Canola growers gearing up for a surge in plantings this winter cropping season have been forced to dip into their stocks of farm-retained, open pollinated varieties to make up for a shortfall in seed supplies of commercial hybrid lines.
Widespread rains across Western Australia’s grainbelt at the end of January and the start of February have given growers a promising head start for the forthcoming winter cropping program.
Barley and faba beans will take a back seat to canola, lentil and chickpea crops in South Australia this winter as growers look to capitalise on an unseasonally wet summer that has bolstered subsoil moisture levels heading into the winter cropping period.
Victorian grain growers are primed to plant significant areas of canola, lentils and chickpeas this coming winter cropping season as price comparisons lure them away from cereals towards potentially more lucrative, but riskier, oilseed and pulse crops.
NSW grain growers are holding off locking in their winter cropping plans, waiting to see what the ‘autumn break’ will bring before deciding whether to go all out with potentially high-returning alternative crops or opt for a conservative strategy based on traditional cereals.
Growers and marketers have capitalised on strong export demand to shift much of Australia’s 2016 canola crop, prior to competition from Black Sea origins weighing on values.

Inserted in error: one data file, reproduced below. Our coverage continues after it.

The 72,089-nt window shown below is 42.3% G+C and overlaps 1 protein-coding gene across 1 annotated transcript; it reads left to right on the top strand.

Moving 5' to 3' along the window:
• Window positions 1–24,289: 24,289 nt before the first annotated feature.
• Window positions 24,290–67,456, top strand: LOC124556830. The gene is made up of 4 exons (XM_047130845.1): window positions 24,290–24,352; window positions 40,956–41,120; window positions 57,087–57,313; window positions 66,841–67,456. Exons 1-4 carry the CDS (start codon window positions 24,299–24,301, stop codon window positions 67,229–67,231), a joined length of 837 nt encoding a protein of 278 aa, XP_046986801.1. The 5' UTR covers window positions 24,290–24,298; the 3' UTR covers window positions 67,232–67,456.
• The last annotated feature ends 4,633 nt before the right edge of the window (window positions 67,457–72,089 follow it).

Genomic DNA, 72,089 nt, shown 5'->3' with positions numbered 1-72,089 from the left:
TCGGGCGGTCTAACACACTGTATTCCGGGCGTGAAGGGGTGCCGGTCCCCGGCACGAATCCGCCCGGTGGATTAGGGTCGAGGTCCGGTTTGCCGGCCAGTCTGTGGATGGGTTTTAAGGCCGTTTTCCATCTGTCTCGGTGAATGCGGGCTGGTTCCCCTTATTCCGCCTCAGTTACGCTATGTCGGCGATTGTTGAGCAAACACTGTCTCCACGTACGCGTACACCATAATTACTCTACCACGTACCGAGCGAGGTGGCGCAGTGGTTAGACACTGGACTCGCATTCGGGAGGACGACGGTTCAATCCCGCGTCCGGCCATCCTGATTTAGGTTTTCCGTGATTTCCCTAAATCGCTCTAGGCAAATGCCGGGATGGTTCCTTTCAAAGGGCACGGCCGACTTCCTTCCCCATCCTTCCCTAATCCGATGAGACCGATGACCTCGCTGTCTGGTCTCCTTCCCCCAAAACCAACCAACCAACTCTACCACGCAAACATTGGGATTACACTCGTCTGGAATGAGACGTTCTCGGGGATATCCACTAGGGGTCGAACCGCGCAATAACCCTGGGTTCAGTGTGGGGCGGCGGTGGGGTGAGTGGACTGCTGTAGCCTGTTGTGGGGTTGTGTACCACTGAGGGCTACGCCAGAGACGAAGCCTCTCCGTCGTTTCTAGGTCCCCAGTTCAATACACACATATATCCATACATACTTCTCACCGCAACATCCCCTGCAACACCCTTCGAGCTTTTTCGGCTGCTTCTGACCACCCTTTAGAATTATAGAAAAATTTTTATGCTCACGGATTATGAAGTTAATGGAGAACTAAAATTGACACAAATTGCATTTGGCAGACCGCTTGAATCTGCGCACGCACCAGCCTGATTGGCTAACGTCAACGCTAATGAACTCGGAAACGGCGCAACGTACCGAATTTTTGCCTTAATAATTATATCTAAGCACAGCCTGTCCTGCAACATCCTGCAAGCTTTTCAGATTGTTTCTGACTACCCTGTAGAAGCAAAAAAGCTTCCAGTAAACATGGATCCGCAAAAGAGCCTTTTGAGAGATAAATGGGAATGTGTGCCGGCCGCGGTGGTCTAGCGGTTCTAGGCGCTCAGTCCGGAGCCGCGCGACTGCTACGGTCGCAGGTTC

The extraordinarily wet growing season that created an Australian record-breaking canola crop in northern Tasmania this season produced mixed results for the region’s recently-harvested wheat crops.
In an era when grain prices have become intrinsically linked to the world price for oil because a significant proportion of food crops is now being grown for biofuels, prices are unlikely to rise until the price of oil goes up.
The news just gets better and better for Western Australian grain growers as a bumper harvest draws to a close, with analysts revising upwards the state’s total winter crop production to a record 18 million tonnes (Mt) plus.
Prices for 2017 Australian canola are showing no signs of slipping from their 2016 levels, despite the recent rise in the value of the Australian dollar, and a fast-start shipment program with EU the top customer.